I’ve not had time to read the interviews properly, but one observation by Julian Anderson caught my attention.  He concludes (p.243) that ‘one of the main things that Panufnik bequeathed to Polish music after his escape was the Polish experimental creativity that developed after 1956’ (I am translating from the Polish; these may not have been Anderson’s exact words).  This demands more scrutiny than this post allows, so I will return to this anon.

Scan 5Another book just hitting the shops is a compilation of writings by the music critic and broadcaster Andrzej Chłopecki, who died in 2012 in his early fifties: Dziennik Ucha. Słuchane na ostro (Ear Diary. Sharp Listening).  Chłopecki’s loss is still keenly felt, because he was unafraid to speak his mind, was not fazed by the establishment and quizzed everyone and everything.  His writings and charismatic radio broadcasts brought zest and intelligent prickliness to musical and philosophical debate.  This collection, running to over 500 pages,  brings together Chłopecki’s columns for Res Publica Nowa – ‘Dziennik Ucha’ (Ear Diary, 1993-98) and Gazeta Wyborcza – ‘Słuchane na ostro’ (Sharp Listening, 2001-11).  His range was astonishing.  His essays give pause for thought as well as huge enjoyment.  Sadly, they are unlikely to be translated into English.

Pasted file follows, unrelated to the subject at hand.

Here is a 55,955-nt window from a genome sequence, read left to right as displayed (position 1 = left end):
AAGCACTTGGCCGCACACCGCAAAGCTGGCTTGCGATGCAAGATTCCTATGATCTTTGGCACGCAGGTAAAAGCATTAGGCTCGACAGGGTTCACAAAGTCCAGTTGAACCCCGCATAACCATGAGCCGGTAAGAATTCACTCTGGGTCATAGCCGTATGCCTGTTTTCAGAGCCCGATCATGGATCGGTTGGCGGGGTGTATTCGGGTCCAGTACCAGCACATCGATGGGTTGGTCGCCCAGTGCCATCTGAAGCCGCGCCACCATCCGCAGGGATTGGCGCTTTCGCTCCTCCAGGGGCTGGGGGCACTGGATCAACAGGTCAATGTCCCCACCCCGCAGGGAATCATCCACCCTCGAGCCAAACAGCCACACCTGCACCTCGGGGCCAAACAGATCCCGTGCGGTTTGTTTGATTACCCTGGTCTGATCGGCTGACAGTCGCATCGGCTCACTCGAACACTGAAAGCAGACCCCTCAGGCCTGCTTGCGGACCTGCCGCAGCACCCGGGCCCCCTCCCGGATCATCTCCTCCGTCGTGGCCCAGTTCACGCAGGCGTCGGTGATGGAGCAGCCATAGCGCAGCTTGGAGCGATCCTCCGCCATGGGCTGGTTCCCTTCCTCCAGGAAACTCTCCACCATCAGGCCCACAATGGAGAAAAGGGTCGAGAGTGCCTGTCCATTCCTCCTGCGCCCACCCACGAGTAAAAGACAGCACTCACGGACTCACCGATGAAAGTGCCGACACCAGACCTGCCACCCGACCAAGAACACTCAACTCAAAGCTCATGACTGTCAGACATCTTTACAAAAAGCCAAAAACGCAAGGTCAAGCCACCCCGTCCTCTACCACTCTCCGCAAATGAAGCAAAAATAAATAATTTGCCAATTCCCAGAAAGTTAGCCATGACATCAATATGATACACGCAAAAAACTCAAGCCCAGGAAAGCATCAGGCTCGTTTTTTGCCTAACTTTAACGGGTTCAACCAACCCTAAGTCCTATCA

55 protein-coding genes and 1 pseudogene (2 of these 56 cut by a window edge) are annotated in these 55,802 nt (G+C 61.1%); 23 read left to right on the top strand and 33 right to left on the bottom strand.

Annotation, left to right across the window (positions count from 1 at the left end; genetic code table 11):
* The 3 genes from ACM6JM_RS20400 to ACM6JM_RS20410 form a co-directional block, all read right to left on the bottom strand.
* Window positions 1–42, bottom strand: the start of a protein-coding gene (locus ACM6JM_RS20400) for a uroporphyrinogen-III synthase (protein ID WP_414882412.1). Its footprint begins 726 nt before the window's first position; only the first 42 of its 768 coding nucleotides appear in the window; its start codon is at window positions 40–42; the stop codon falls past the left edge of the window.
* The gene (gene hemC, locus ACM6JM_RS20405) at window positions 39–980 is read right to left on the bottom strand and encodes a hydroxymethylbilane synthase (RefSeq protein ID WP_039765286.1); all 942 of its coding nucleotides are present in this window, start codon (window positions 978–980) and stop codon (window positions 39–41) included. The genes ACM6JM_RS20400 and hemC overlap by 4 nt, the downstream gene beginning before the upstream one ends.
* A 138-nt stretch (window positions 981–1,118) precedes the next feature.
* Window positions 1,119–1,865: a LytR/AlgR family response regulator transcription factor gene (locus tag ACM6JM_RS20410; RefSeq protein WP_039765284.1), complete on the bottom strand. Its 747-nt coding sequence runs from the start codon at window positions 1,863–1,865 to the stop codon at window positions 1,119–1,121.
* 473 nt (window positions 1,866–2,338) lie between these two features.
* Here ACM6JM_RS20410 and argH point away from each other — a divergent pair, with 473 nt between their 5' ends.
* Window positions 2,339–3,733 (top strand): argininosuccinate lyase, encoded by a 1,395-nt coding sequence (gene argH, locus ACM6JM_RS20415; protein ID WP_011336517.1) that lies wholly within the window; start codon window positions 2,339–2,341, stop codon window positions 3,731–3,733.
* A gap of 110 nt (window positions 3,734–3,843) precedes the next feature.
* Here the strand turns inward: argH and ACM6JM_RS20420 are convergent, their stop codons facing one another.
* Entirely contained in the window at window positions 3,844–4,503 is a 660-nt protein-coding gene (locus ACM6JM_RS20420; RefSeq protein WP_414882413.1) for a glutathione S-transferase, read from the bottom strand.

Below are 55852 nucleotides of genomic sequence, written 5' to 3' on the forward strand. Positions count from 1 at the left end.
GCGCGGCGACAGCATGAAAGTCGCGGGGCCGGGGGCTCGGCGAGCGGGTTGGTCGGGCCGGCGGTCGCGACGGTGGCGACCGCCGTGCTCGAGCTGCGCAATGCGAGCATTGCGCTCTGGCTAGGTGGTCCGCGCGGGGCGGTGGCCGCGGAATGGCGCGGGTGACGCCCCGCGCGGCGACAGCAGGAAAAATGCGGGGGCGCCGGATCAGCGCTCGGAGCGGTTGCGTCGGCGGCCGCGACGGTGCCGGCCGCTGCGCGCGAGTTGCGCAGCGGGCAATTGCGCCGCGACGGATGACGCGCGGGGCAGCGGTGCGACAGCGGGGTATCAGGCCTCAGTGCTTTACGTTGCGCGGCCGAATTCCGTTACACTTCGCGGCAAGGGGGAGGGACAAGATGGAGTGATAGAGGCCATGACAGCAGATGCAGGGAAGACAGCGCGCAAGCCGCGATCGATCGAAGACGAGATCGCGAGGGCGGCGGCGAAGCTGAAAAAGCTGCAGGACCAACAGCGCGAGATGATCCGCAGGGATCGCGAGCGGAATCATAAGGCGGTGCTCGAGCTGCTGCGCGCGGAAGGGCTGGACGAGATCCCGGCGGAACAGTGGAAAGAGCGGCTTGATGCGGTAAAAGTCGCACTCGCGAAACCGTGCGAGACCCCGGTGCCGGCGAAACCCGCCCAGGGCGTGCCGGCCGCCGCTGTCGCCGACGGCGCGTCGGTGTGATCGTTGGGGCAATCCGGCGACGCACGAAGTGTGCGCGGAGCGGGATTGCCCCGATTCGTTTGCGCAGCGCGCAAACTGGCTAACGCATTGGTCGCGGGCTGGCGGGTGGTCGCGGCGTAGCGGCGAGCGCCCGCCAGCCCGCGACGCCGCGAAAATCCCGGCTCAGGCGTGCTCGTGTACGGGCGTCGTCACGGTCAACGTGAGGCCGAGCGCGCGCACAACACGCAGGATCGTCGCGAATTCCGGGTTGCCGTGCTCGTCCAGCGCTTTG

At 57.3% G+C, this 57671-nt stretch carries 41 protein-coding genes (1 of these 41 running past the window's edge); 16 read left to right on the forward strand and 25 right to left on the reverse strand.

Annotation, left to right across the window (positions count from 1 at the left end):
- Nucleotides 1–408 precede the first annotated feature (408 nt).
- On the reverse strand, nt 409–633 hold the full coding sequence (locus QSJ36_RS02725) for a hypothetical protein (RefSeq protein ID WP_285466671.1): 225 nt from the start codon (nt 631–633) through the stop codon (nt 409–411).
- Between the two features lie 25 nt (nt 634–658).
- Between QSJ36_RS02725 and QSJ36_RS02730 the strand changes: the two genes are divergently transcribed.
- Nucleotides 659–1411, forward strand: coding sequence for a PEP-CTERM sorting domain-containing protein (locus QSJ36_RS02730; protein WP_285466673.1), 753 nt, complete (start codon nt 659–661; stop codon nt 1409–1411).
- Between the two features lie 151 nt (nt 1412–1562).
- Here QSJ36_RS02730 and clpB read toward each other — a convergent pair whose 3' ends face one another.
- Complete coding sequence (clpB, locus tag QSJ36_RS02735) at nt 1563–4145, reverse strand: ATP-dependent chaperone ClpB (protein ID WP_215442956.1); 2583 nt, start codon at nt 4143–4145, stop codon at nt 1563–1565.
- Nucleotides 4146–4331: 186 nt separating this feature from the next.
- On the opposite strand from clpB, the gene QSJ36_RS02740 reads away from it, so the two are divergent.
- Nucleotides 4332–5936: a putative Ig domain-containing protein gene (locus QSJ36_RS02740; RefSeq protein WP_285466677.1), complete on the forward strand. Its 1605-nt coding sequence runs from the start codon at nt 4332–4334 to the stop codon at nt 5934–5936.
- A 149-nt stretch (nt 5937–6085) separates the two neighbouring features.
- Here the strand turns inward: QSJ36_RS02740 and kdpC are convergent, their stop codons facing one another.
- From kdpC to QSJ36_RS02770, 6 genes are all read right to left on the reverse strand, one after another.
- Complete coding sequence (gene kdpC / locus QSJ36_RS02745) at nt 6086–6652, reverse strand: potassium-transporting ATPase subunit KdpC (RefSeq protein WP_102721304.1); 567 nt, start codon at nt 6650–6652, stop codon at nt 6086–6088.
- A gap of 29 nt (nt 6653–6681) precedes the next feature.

However, there is good news on a related front.  The collection of Chłopecki’s essays on Lutosławski’s compositions, published as Andrzej Chłopecki. PostSłowie (Andrzej Chłopecki. AfterWord) in 2012, is a testament to his ability to look at – and to enable listeners to hear – music afresh.  And in the case of a composer as much discussed and analysed as Lutosławski, that was a very special gift.  The book, which he oversaw in the smallest detail and signed off just before his death, has now been translated into English by John Comber and may be out by the end of this year.